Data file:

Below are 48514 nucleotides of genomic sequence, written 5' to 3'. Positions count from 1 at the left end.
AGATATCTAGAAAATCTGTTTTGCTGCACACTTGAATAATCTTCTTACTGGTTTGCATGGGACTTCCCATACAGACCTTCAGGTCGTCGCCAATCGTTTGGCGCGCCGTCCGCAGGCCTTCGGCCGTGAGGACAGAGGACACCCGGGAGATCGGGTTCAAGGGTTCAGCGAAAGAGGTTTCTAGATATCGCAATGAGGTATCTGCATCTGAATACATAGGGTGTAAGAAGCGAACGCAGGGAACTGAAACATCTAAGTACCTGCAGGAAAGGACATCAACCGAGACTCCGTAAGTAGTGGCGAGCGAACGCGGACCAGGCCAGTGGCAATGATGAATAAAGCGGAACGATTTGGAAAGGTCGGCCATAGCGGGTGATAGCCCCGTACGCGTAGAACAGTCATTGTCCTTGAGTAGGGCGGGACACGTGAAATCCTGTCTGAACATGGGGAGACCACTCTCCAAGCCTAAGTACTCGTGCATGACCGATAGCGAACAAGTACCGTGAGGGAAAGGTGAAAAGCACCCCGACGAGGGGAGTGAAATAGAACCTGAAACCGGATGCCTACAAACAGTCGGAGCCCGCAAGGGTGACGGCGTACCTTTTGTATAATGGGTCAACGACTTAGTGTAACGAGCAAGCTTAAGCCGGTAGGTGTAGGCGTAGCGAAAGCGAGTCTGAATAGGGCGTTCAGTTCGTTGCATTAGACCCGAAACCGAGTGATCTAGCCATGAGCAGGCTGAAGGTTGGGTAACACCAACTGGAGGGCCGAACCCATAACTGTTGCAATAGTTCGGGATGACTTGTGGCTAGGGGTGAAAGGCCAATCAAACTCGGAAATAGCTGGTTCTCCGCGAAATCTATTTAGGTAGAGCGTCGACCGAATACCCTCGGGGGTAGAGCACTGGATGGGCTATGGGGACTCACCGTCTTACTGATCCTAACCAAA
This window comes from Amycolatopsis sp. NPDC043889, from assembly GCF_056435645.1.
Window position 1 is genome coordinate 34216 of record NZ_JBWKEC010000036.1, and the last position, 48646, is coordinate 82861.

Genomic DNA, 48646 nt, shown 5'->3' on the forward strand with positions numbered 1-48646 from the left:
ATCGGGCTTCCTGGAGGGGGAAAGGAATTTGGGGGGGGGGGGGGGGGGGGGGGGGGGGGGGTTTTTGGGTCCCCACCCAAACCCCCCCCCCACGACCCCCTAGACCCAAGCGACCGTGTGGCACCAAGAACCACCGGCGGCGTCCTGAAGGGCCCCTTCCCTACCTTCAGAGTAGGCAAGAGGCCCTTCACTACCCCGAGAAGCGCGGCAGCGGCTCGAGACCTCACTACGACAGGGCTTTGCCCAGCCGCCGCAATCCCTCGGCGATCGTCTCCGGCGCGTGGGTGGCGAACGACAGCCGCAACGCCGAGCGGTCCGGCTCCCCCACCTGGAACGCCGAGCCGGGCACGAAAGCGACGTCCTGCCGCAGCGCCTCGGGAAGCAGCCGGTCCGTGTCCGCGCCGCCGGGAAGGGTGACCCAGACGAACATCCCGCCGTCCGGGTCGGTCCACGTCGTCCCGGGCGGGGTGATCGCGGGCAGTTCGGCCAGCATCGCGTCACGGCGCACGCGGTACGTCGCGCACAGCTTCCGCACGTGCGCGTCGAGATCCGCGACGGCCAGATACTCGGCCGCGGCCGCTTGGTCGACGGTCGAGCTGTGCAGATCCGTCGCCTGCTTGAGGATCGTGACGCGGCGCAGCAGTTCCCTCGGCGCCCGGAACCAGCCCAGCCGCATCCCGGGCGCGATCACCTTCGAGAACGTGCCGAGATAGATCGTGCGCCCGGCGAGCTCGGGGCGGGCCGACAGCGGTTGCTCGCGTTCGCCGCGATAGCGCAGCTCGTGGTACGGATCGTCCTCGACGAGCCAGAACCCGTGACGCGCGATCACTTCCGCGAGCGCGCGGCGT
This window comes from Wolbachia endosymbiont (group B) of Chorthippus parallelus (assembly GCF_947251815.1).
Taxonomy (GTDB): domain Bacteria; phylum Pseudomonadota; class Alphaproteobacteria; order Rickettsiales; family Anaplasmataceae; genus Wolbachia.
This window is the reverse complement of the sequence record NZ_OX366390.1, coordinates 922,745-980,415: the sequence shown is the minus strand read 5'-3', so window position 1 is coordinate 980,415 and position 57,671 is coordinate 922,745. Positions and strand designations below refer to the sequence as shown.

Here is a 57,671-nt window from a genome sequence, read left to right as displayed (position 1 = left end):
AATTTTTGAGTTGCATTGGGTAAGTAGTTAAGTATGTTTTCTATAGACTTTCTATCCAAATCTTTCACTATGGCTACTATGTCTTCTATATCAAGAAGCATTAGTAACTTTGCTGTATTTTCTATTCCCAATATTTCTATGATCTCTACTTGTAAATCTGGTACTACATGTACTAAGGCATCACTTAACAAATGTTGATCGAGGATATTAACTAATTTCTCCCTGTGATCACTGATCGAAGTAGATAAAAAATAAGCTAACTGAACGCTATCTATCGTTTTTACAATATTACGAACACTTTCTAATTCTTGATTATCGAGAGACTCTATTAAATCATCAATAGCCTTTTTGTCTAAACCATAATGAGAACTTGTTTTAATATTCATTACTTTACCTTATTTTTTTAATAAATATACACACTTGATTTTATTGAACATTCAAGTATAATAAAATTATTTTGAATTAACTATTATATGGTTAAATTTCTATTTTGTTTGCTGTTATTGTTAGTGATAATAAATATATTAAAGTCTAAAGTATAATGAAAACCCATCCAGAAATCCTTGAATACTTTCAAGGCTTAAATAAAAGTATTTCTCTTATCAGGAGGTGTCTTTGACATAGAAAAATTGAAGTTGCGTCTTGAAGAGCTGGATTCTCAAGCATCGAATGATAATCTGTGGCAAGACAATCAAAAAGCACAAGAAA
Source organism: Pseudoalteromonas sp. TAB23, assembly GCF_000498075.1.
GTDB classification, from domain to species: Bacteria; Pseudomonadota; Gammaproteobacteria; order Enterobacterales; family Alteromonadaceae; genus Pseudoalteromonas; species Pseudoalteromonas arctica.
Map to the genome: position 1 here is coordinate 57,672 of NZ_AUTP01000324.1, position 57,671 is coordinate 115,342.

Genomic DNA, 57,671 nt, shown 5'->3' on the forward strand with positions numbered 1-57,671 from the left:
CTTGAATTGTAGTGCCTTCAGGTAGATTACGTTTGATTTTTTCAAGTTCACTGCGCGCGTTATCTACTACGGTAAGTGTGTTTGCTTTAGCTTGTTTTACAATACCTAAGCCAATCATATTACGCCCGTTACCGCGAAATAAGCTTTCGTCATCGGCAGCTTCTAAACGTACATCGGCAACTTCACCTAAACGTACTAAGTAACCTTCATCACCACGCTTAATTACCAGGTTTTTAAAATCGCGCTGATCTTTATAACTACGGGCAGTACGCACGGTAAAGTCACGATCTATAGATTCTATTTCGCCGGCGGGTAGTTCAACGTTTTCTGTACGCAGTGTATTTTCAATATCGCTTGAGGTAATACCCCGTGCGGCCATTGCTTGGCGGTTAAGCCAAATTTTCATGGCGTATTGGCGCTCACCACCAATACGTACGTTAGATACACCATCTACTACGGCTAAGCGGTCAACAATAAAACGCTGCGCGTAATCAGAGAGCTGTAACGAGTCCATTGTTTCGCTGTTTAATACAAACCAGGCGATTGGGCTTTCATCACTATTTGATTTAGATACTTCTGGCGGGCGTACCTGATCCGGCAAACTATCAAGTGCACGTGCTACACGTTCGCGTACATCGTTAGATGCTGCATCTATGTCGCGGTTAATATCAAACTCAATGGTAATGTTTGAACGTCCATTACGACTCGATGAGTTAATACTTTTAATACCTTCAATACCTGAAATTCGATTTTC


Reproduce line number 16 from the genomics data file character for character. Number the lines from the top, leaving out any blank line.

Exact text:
CTTGAATTGTAGTGCCTTCAGGTAGATTACGTTTGATTTTTTCAAGTTCACTGCGCGCGTTATCTACTACGGTAAGTGTGTTTGCTTTAGCTTGTTTTACAATACCTAAGCCAATCATATTACGCCCGTTACCGCGAAATAAGCTTTCGTCATCGGCAGCTTCTAAACGTACATCGGCAACTTCACCTAAACGTACTAAGTAACCTTCATCACCACGCTTAATTACCAGGTTTTTAAAATCGCGCTGATCTTTATAACTACGGGCAGTACGCACGGTAAAGTCACGATCTATAGATTCTATTTCGCCGGCGGGTAGTTCAACGTTTTCTGTACGCAGTGTATTTTCAATATCGCTTGAGGTAATACCCCGTGCGGCCATTGCTTGGCGGTTAAGCCAAATTTTCATGGCGTATTGGCGCTCACCACCAATACGTACGTTAGATACACCATCTACTACGGCTAAGCGGTCAACAATAAAACGCTGCGCGTAATCAGAGAGCTGTAACGAGTCCATTGTTTCGCTGTTTAATACAAACCAGGCGATTGGGCTTTCATCACTATTTGATTTAGATACTTCTGGCGGGCGTACCTGATCCGGCAAACTATCAAGTGCACGTGCTACACGTTCGCGTACATCGTTAGATGCTGCATCTATGTCGCGGTTAATATCAAACTCAATGGTAATGTTTGAACGTCCATTACGACTCGATGAGTTAATACTTTTAATACCTTCAATACCTGAAATTCGATTTTC